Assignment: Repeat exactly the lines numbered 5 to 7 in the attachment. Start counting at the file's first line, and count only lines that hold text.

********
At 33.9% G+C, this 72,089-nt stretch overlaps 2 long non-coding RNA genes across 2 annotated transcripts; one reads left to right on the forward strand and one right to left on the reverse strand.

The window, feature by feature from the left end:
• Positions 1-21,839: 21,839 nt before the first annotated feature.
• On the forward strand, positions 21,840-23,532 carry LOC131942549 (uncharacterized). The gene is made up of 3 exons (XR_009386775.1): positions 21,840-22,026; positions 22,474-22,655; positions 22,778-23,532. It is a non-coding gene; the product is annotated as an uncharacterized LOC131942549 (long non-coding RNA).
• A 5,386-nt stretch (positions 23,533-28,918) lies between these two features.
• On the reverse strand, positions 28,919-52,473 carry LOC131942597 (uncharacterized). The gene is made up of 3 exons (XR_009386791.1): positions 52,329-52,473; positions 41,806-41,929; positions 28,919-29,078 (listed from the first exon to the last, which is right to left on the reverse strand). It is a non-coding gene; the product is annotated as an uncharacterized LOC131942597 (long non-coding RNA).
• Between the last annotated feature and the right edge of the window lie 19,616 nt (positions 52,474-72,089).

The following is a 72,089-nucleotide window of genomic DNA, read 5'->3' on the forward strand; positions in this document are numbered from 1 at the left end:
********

• A 5,386-nt stretch (positions 23,533-28,918) lies between these two features.
• On the reverse strand, positions 28,919-52,473 carry LOC131942597 (uncharacterized). The gene is made up of 3 exons (XR_009386791.1): positions 52,329-52,473; positions 41,806-41,929; positions 28,919-29,078 (listed from the first exon to the last, which is right to left on the reverse strand). It is a non-coding gene; the product is annotated as an uncharacterized LOC131942597 (long non-coding RNA).
• Between the last annotated feature and the right edge of the window lie 19,616 nt (positions 52,474-72,089).